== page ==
Oncology NEWS International Vol 8 No 4

Importance of Assessing, Treating Pain in the Cancer Patient

April 01, 1999

CLEVELAND-A comprehensive evaluation of acute and chronic pain in the cancer patient is essential in order to choose the appropriate therapy, detect the progression of disease, and optimize quality of life, Donna S. Zhukovsky, MD, of the Harry R. Horvitz Center for Palliative Medicine at the Cleveland Clinic Foundation, said at a conference on palliative medicine sponsored by the Cleveland Clinic Foundation.

Post Office Boosts Breast Cancer Stamp

April 01, 1999

WASHINGTON-Sales of the 40-cent Breast Cancer stamp generated $5.2 million for breast cancer research in the first 7 months following its release in July 1998. The US Postal Service plans a sales campaign tied to Mother’s Day, and it will promote the stamp in partnership with the Revlon Run/Walk for Women fund-raiser in Los Angeles and New York City

RT After Mastectomy Reduces Recurrence Risk

April 01, 1999

HAMILTON, Ontario-A meta-analysis of published clinical trials, presented at the San Antonio Breast Cancer Symposium, supports the concept that locoregional radiation therapy after mastectomy in breast cancer patients treated with adjuvant systemic therapy reduces the risk of recurrence and improves overall survival.

Who Smokes? A Profile of Smokers in the US

April 01, 1999

ATLANTA-In 1995, an estimated 47 million adults in the United States were current smokers. A “Profile of Smokers” from the American Cancer Society’s Cancer Facts & Figures-1999 shows that, in that year, smoking prevalence was higher for men (27%) than women (22.6%) and highest among American Indians/Alaskan natives (36.2%), compared with other racial and ethnic groups.

Managing Respiratory Symptoms of Advanced Cancer

April 01, 1999

CLEVELAND-Common respiratory symptoms of advanced cancer include dyspnea, wheezing and broncho-spasm, cough, and pleural effusion. Shortness of breath is the symptom cancer patients fear most, with the exception of pain, Susan B. LeGrand, MD, said at a conference on Palliative Medicine held at the Cleveland Clinic Foundation.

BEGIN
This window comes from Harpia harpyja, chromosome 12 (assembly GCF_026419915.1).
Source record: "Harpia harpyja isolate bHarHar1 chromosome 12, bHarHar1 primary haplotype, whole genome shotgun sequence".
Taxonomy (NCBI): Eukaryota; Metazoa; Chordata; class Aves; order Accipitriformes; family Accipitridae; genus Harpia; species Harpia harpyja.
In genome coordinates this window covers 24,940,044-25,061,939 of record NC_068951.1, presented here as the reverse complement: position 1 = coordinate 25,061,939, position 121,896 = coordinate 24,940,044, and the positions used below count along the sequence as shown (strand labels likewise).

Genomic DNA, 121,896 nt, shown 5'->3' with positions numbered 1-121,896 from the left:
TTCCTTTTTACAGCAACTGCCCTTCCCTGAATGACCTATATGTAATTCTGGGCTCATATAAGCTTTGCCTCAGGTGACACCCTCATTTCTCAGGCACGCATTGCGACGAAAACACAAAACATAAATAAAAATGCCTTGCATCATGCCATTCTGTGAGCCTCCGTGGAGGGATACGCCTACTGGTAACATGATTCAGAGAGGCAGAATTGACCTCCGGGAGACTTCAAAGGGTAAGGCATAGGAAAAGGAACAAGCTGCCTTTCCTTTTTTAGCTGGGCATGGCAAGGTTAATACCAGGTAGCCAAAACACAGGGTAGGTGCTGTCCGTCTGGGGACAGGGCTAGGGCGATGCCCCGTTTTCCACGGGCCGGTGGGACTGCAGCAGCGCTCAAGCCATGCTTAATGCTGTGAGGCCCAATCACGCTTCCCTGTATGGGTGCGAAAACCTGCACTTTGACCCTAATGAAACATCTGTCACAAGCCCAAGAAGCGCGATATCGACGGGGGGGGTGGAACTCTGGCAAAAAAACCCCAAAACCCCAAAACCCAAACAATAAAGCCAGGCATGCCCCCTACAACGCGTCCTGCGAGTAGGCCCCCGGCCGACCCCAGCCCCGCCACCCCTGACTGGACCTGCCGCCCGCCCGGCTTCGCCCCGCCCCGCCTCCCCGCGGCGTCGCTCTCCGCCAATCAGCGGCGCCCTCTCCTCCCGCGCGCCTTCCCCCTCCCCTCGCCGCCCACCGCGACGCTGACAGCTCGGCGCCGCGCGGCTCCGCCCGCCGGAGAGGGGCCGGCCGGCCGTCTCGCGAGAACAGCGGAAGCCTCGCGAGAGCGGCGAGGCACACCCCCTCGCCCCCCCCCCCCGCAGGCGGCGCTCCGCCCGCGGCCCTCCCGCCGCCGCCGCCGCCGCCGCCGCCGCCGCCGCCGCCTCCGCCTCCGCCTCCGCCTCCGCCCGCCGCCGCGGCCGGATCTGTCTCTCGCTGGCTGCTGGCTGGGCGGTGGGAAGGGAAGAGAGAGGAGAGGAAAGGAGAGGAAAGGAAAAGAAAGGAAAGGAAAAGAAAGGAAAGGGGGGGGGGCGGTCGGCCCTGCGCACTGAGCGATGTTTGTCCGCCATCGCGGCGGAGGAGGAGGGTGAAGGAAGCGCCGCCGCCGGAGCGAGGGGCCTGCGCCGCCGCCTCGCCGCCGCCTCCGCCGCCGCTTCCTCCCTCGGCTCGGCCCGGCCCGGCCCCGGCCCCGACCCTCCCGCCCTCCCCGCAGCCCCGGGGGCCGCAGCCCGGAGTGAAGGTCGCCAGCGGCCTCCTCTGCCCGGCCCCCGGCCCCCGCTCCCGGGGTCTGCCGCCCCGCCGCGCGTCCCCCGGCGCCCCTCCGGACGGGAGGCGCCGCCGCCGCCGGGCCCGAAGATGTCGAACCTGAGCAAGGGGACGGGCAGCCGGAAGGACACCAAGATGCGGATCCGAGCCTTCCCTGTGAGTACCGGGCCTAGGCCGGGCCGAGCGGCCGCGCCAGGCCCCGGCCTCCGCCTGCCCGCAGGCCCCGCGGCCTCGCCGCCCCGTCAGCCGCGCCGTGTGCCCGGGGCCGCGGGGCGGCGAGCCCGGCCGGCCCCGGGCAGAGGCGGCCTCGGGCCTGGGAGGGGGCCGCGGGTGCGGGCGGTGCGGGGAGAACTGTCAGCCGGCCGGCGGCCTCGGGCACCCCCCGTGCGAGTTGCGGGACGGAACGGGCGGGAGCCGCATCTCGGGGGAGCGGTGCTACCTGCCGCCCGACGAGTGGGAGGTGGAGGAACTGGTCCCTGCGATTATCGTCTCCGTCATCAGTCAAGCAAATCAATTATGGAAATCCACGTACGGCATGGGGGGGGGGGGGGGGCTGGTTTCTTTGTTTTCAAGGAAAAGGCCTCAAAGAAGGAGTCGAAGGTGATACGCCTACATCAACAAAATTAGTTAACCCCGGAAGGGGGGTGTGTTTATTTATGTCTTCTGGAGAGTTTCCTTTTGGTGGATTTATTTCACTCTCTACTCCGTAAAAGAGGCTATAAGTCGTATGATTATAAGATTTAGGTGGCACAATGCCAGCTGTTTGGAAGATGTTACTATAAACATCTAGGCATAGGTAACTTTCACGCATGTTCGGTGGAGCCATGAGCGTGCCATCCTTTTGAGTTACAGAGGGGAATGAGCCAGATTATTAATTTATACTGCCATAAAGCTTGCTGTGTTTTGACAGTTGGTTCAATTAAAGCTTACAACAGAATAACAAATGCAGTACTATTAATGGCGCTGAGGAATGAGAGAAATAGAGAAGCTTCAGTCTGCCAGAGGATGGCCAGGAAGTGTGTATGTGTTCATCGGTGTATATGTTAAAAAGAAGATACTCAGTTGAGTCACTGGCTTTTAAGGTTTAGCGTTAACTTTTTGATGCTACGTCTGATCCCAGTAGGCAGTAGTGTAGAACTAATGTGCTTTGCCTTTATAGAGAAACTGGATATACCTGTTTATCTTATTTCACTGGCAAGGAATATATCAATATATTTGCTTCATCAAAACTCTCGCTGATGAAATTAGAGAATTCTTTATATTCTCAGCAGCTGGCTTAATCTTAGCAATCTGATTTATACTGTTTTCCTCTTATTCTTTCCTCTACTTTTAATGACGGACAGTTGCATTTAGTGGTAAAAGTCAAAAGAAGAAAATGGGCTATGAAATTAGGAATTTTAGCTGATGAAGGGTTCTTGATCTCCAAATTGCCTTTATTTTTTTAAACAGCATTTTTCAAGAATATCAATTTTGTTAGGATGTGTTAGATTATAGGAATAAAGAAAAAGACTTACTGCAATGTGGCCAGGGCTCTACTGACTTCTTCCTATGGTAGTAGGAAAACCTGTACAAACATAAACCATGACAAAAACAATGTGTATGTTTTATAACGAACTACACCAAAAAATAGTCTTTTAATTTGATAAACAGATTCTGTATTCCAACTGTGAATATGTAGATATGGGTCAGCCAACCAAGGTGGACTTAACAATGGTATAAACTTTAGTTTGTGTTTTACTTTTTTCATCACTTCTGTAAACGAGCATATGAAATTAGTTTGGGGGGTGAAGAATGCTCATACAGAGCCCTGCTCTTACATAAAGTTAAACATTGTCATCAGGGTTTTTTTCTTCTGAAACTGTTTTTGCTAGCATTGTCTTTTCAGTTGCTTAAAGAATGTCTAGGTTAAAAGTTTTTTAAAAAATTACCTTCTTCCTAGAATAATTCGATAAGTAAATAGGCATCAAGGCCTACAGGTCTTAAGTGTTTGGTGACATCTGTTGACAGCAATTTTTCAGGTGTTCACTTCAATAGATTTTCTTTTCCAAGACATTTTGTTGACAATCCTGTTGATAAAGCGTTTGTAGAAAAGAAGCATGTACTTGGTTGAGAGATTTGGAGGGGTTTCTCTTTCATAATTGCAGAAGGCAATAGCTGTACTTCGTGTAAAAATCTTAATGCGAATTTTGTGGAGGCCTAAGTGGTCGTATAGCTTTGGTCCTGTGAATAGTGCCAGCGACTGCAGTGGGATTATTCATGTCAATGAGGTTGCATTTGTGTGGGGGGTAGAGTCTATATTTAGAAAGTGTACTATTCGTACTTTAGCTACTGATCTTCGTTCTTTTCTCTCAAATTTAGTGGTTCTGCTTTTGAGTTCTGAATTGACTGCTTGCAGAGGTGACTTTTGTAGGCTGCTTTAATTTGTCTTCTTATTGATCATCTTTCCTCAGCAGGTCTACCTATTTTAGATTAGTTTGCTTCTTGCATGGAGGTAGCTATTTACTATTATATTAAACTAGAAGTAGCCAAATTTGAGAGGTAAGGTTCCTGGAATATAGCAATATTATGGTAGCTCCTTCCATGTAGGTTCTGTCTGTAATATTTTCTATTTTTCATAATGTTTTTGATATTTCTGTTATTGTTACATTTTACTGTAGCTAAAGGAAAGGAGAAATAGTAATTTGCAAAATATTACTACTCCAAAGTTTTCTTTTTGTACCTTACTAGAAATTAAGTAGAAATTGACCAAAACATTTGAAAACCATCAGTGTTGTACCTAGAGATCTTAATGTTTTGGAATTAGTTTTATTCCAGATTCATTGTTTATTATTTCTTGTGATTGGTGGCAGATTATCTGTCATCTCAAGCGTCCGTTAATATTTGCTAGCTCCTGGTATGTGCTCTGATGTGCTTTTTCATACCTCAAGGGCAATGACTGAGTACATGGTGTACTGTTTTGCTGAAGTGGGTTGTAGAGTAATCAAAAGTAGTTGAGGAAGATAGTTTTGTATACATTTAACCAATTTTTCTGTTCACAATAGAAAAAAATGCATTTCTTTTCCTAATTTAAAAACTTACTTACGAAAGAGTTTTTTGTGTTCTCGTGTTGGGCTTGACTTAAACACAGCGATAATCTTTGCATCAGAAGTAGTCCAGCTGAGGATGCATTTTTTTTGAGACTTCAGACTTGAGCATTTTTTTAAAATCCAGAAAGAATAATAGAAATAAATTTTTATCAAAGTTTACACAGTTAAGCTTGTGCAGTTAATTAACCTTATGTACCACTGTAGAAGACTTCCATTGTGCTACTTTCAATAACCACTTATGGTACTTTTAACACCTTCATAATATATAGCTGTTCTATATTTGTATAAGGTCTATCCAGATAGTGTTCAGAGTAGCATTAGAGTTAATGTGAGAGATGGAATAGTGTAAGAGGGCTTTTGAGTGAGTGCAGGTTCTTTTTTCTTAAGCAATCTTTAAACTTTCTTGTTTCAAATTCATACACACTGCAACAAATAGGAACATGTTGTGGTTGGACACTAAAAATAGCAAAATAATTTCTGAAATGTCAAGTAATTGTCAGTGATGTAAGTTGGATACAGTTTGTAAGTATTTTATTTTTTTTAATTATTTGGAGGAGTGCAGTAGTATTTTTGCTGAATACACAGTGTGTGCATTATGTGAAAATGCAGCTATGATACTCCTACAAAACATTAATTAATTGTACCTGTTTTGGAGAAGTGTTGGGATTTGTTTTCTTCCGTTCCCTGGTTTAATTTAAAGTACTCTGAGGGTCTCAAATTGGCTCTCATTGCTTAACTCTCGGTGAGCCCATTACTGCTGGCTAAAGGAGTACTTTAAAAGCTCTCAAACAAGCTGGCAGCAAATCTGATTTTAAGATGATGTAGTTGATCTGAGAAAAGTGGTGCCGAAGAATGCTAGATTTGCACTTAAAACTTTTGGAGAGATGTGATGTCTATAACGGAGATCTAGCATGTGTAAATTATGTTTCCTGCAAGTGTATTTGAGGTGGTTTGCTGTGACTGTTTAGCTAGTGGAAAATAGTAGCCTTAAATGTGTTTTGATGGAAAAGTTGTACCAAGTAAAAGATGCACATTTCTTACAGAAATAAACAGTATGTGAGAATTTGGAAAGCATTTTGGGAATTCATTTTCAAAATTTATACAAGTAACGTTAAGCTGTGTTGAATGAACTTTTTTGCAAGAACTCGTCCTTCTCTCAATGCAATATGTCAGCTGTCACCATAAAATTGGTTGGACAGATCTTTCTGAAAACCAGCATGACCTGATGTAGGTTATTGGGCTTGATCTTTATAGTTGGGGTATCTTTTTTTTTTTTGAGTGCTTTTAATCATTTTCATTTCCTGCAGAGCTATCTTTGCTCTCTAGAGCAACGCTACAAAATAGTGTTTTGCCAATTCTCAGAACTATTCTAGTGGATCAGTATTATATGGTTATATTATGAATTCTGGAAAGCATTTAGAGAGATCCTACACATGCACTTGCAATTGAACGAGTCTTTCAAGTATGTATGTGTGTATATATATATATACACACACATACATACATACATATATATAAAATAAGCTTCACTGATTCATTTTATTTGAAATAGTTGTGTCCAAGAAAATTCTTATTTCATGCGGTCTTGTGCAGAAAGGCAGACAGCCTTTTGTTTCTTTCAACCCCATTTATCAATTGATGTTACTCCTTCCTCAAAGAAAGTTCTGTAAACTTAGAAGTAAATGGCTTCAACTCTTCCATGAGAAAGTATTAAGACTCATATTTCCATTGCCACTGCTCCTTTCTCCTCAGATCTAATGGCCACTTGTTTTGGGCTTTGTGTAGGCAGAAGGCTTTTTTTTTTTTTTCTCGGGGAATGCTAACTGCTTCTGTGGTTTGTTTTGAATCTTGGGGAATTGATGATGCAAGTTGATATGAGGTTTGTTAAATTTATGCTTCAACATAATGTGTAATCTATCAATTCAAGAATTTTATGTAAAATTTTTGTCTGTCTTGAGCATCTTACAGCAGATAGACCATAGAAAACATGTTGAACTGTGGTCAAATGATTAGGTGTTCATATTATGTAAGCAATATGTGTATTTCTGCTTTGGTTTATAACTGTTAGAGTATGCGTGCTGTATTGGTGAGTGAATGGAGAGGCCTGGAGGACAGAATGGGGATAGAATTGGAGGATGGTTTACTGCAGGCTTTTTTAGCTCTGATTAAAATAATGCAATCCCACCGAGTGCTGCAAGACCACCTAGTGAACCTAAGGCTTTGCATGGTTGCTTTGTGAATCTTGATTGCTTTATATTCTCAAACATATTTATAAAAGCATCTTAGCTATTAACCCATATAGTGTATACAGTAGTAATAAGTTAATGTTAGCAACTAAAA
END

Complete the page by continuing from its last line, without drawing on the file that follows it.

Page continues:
Results of Prevention Trials in Prostate, Colon, Breast Cancer

April 01, 1999

COLUMBUS, Ohio-Chemopre-vention trials in recent years have led to new chemoprevention agents and also unexpected negative findings, Winfred F. Malone, PhD, MPH, said at the 4th Annual Congress of the Society for Nutritional Oncology Adjuvant Therapy (NOAT). He described a number of published and ongoing clinical trials.

NABCO ‘Celebrates Life’ and Honors Breast Cancer Survivors at Luncheon

April 01, 1999

NEW YORK-Wearing pink roses, more than 100 breast cancer survivors toasted each other at the National Alliance of Breast Cancer Organizations’ Celebrate Life luncheon, hosted by Academy Award winning actress Mira Sorvino.

Multimodal Screening Strategy for Ovarian Cancer

April 01, 1999

HOUSTON-A multimodal strategy for screening asymptomatic postmenopausal women for ovarian cancer shows promise of being able to find the disease early and improve survival. Researchers for the Ovarian Cancer Screening Project (OCSP) at St. Bartholomew’s Hospital, London, are testing a strategy combining the tumor marker CA 125 with transvaginal ultrasound and a mathematical instrument called the Risk for Ovarian Cancer Algorithm (ROCA).

What We’re Learning About the Analgesic Effects of Cannabinoids

April 01, 1999

NEW YORK-“Up until about 10 years ago, we had no clear vision about what marijuana does in the brain,” Billy R. Martin, PhD, professor of pharmacology, Medical College of Virginia, said at the Third Conference on Pain Management and Chemical Dependency.

‘Screen for Life’ Campaign Promotes Colorectal Tests

April 01, 1999

WASHINGTON-A triad of federal agencies has launched an educational campaign, known as ‘Screen for Life,” aimed at alerting older Americans to the importance of screening for colorectal cancer and its potential for saving lives.

Modeling Cancer Risks ‘Problematic But Still Useful’

April 01, 1999

ANAHEIM, Calif-“Mathematical modeling of cancer risk involves a number of unknown or inadequately understood relationships and factors, but still can provide worthwhile hypotheses for further testing,” Troyce Jones, MS, senior research scientist, Oak Ridge National Laboratory, said at a symposium on environmental hazards and cancer at the annual meeting of the American Association for the Advancement of Science (AAAS).

Cachexia Patients Gain Weight With EPA and Diet Supplement

April 01, 1999

COLUMBUS, Ohio-Patients with cancer cachexia have been successfully treated in a small clinical trial with the oral administration of a high-calorie nutritional supplement combined with eicosapentaenoic acid (EPA), a polyunsaturated fatty acid derived from fish oil, Kenneth C. H. Fearon, FRCS, said at the Society for Nutritional Oncology Adjuvant Therapy (NOAT) annual congress.

Focused Heat Cell Destruction to Be Tested as an Alternative to Prophylactic Double Mastectomy

April 01, 1999

COLUMBIA, Md-Celsion Corp.’s focused heat technology forms the basis of a system that may offer a minimally invasive alternative to prophylactic mastectomy for women at high risk for developing breast cancer. Massachusetts General Hospital will be testing the technology, and Mass General recently filed a patent application for the system.